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I am nervous; palms sweaty, knees shaking, mouth dry. My nine year old mind is racing as I stand here, knees bent, in my blue and white Coastal Silkscreen uniform, stirrup socks, and plastic cleats. 

Here comes the pitch. I gulp and take a giant swing. I hit the ball, only by definition is it a hit, it is pathetic. My hands sting and I watch the ball slowly bounce in the pitcher’s direction. Disappointed, I slowly jog out of the batter’s box and mope down the line. 

The pitcher picks up the ball, but wait!  He fumbles it, and it falls back to the grass. I start sprinting. It’s going to be close. Again, he picks it up and then throws. “Out!” the umpire yells. It’s a bang-bang play. I could have been safe, I think as I jog back to the dugout. It’s the third out and my teammates hustle to their positions but coach stops me.

Coach G is a giant. His mustache huge. He rips off his mirrored sunglasses and his eyes burn into mine. His arm flies up, startling me as he points to the foul line. 

“You see that line? If you want to play on my team, every time you cross it, you will give one hundred percent!  You got it?!” 

I’m already tearing up.  My face is burning.  I can’t talk, so I nod in understanding.

“Now get out there, and go warm-up.”

I hustle in the dugout to my hat and glove, then run out to position. It’s my day to pitch – oh, brother! The ball is waiting for me by the rubber and I can barely catch my breath. I’ve never been spoken to with such force and conviction by an adult. 

My body is numb and the tears continue to flow while I throw my warmup pitches. With every pitch I feel more and more determined. “100 percent” I say to myself, “I’ll show him 100 percent.”

The first batter comes up; I lean back, kick my leg and fire. “Strike one!” the umpire yells. 

I get the ball back, kick and fire again, “Strike two!” 

“100 percent, I’ll show him 100 percent” I continue to say to myself. The tears are still coming but, I begin to catch my breath. 

The ball feels light in my hand, I wind-up, rock back, and fire, “Strike three!”

My teammates cheer. They stick up their pointer fingers showing one out. 

Still determined, I get the ball back. The new batter is ready. I fire. “Strike one!” I fire again and again, “Strike two” and then quickly “Strike three!”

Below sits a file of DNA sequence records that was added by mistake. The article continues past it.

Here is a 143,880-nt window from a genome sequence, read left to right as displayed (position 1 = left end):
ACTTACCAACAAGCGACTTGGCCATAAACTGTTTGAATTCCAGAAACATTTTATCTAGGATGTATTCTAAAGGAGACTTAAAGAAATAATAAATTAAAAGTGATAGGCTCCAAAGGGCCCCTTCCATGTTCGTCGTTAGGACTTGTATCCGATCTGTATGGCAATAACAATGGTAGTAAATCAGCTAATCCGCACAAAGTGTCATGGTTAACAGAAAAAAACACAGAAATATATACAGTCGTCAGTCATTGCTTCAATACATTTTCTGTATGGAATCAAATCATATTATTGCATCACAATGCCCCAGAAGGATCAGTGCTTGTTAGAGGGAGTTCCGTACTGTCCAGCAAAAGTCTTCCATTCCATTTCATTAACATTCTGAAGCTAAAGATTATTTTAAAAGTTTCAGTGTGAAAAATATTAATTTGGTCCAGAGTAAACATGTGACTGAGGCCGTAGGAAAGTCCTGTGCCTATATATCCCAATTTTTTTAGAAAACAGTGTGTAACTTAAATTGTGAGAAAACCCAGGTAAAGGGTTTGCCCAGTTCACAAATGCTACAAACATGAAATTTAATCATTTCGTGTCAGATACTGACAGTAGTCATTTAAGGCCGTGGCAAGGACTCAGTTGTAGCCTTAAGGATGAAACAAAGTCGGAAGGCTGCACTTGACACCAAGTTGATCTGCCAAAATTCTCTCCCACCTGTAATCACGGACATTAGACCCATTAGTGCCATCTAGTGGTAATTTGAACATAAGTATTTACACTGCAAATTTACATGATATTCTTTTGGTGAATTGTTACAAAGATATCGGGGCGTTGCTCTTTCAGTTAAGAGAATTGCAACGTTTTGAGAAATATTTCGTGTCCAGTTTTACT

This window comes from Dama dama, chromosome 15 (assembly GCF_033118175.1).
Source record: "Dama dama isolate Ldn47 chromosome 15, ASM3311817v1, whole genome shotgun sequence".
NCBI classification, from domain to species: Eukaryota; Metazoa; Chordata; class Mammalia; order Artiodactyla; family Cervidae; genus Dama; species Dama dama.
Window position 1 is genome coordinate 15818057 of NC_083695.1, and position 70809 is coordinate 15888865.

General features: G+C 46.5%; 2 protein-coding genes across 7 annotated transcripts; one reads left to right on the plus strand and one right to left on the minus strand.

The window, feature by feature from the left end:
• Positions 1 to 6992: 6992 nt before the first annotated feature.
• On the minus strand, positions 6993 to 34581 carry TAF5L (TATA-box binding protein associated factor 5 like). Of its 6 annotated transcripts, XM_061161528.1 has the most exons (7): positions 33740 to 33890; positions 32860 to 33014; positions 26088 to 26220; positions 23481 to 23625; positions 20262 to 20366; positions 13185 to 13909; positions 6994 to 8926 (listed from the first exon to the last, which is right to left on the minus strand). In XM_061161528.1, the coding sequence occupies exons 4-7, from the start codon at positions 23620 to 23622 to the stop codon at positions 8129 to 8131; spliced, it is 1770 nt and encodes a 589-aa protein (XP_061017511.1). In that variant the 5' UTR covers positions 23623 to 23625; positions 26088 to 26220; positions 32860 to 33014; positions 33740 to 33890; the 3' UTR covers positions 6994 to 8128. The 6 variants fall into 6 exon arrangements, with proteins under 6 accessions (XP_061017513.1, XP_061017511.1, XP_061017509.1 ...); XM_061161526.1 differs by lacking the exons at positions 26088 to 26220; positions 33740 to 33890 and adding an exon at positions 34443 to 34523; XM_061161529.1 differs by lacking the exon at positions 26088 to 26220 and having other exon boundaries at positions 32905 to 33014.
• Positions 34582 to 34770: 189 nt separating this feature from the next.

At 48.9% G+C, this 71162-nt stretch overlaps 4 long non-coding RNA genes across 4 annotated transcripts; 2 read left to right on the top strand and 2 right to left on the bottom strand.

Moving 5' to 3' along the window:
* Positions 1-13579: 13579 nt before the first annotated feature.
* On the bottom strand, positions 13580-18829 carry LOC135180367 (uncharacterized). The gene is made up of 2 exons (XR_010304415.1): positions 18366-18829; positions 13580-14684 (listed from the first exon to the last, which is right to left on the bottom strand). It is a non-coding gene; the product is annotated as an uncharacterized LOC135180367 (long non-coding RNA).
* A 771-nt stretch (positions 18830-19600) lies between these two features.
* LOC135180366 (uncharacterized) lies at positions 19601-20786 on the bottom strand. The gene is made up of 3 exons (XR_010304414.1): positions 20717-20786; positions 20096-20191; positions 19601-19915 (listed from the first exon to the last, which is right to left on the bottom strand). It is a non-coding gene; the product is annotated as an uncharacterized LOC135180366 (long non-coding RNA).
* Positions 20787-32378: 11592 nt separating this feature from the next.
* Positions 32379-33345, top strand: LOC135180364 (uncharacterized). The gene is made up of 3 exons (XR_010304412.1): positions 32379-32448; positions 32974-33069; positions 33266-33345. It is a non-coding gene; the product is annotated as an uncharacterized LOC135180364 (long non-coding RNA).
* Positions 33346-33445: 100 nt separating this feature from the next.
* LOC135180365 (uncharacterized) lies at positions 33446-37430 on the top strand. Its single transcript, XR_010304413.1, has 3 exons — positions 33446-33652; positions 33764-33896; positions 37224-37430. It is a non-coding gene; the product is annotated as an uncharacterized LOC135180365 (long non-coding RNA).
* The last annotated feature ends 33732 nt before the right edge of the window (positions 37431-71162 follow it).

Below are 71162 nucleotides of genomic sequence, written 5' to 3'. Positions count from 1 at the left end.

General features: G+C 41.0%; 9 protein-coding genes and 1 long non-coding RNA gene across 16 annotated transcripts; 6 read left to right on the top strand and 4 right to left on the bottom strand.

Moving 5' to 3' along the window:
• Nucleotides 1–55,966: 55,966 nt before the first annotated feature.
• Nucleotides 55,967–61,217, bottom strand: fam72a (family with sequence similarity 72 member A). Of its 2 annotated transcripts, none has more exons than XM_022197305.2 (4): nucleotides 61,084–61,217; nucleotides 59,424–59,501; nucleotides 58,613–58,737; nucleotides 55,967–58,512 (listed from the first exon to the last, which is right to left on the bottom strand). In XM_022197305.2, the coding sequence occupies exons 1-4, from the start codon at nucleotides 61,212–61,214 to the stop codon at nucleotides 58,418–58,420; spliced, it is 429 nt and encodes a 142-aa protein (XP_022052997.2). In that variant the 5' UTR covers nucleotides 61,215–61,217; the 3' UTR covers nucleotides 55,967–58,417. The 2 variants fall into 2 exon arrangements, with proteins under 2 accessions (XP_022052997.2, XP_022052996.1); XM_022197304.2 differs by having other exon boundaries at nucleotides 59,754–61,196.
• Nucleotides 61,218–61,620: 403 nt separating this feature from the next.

Six pitches, six strikes, two outs.

Again, my teammates cheer. The fans are into it now, yelling from the stands. 

The tears are beginning to slow. My body and arms are still numb, but my mind is sharp, “100 percent.”

I get the ball, the new batter is ready. I reach back and let it fly. “Strike one.” My teammates are yelling, slapping their hands to their gloves. The fans are yelling, too. 

Again, I get the ball, reach back and fire, “Strike two!”

Now everyone is on their feet. My teammates on the bench are shaking the chain-link in front of them, their fingers hooked to the mesh.

I reach back, kick my leg, and let the ball fly, “Strike three!” the umpire yells.

Everyone cheers. Nine pitches, nine strikes, three strikeouts. Unheard of in the Major Leagues, let alone in Little League.

I run off the field into the dugout, still numb and teary.
Coach G is there, standing in the corner of the dugout. I look up at him, still sheepish.
His smile took up his entire face.
Laughing, he nods his head in disbelief and gives me a high-five. Nothing needs to be said.
I exhale and finally I smile too.
From that moment on, and for the next twenty years, I played sports every day. And every time I stepped over that line, whether it baseball, basketball, or soccer, I played as hard as I could; I gave everything I had – all 100%.
His smile. That moment. Coach G. Shaped my life.